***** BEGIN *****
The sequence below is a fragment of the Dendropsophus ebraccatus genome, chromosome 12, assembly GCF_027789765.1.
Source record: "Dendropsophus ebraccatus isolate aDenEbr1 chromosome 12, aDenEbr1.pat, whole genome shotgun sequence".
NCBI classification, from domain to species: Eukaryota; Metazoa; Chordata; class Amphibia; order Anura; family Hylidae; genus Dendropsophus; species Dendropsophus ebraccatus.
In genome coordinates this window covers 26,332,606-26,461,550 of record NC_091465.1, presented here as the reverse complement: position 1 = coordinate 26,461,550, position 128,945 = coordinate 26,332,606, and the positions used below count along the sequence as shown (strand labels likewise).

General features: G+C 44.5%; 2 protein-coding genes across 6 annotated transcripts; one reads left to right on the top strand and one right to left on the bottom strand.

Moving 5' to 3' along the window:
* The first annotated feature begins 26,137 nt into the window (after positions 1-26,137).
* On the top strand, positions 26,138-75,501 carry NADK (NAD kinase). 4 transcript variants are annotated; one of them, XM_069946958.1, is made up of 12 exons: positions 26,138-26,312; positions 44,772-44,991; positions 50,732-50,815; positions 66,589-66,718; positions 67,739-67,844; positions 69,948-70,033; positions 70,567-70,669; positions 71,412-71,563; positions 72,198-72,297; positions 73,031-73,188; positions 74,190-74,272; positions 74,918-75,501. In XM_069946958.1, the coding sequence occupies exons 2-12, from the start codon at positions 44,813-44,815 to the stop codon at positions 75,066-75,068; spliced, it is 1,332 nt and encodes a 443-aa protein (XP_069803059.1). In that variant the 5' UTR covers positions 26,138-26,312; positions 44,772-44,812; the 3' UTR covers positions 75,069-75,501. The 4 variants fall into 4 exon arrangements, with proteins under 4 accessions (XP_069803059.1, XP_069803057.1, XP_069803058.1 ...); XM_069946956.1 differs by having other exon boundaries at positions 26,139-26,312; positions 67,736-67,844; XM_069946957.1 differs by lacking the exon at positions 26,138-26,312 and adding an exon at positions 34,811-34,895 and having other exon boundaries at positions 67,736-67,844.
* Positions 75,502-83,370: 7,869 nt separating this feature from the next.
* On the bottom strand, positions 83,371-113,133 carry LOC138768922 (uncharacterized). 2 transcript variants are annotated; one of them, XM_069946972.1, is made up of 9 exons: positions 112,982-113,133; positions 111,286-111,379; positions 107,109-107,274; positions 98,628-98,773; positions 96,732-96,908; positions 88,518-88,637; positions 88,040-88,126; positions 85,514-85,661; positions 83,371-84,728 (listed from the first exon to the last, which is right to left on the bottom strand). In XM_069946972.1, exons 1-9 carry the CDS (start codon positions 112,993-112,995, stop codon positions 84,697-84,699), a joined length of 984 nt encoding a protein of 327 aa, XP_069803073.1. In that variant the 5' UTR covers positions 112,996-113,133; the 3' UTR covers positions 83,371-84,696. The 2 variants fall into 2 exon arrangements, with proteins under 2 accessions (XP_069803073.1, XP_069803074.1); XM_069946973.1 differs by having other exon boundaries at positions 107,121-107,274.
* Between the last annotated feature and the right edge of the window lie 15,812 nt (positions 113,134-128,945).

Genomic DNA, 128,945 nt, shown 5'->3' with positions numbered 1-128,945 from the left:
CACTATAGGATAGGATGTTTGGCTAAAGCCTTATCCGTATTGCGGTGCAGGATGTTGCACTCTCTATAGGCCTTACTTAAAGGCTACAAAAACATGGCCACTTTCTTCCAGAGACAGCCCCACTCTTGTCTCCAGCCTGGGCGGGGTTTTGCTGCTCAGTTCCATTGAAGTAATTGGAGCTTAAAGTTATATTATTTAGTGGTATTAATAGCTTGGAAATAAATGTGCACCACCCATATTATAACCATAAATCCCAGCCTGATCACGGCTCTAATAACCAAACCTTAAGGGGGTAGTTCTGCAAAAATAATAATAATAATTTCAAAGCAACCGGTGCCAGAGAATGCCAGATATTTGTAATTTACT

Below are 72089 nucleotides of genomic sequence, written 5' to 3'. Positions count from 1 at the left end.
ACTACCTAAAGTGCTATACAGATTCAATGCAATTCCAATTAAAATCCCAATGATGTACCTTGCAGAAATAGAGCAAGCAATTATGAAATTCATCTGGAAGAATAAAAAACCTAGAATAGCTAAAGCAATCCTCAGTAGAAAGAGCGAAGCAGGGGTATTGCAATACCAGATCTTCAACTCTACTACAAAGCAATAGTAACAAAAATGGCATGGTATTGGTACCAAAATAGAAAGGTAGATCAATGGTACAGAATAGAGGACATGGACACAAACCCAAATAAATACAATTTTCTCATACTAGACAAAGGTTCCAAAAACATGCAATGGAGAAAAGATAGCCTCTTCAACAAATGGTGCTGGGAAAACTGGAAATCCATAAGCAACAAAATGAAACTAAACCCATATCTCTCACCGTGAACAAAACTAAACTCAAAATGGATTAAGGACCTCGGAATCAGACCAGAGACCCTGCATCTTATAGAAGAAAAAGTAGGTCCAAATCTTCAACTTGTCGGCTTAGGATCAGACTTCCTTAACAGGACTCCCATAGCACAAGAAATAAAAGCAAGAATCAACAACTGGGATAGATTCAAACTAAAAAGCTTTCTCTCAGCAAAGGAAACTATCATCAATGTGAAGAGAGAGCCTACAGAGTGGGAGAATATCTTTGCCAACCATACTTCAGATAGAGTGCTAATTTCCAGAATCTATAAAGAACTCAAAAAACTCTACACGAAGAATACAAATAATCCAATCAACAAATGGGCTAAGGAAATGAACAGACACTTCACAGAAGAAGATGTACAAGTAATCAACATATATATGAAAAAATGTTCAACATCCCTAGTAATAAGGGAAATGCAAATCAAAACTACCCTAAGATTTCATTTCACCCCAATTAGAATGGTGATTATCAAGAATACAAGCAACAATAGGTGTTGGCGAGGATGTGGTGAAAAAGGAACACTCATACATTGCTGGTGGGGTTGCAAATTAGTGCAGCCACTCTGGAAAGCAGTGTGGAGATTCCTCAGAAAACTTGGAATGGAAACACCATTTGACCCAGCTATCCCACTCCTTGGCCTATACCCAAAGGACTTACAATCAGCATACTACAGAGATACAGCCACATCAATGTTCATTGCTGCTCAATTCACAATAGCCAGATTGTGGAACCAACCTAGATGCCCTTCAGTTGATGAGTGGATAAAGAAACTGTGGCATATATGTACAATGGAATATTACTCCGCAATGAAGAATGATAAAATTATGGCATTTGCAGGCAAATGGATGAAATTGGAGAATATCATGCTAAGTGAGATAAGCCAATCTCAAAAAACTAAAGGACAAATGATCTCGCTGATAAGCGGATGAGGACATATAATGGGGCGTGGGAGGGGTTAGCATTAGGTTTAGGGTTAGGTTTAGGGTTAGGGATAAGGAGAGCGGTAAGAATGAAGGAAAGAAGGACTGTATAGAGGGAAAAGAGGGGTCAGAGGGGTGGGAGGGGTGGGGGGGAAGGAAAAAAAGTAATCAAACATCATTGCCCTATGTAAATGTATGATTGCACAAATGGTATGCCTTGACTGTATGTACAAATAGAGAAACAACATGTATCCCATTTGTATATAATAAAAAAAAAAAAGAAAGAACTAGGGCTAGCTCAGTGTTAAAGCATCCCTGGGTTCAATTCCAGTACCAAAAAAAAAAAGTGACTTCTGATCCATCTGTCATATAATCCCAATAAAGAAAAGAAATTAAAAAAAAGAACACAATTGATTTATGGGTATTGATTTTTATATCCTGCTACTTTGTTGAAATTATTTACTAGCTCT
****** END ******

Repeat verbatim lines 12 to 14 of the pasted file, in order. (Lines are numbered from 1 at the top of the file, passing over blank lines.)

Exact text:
Genomic DNA, 128,945 nt, shown 5'->3' with positions numbered 1-128,945 from the left:
CACTATAGGATAGGATGTTTGGCTAAAGCCTTATCCGTATTGCGGTGCAGGATGTTGCACTCTCTATAGGCCTTACTTAAAGGCTACAAAAACATGGCCACTTTCTTCCAGAGACAGCCCCACTCTTGTCTCCAGCCTGGGCGGGGTTTTGCTGCTCAGTTCCATTGAAGTAATTGGAGCTTAAAGTTATATTATTTAGTGGTATTAATAGCTTGGAAATAAATGTGCACCACCCATATTATAACCATAAATCCCAGCCTGATCACGGCTCTAATAACCAAACCTTAAGGGGGTAGTTCTGCAAAAATAATAATAATAATTTCAAAGCAACCGGTGCCAGAGAATGCCAGATATTTGTAATTTACT

Below are 72089 nucleotides of genomic sequence, written 5' to 3'. Positions count from 1 at the left end.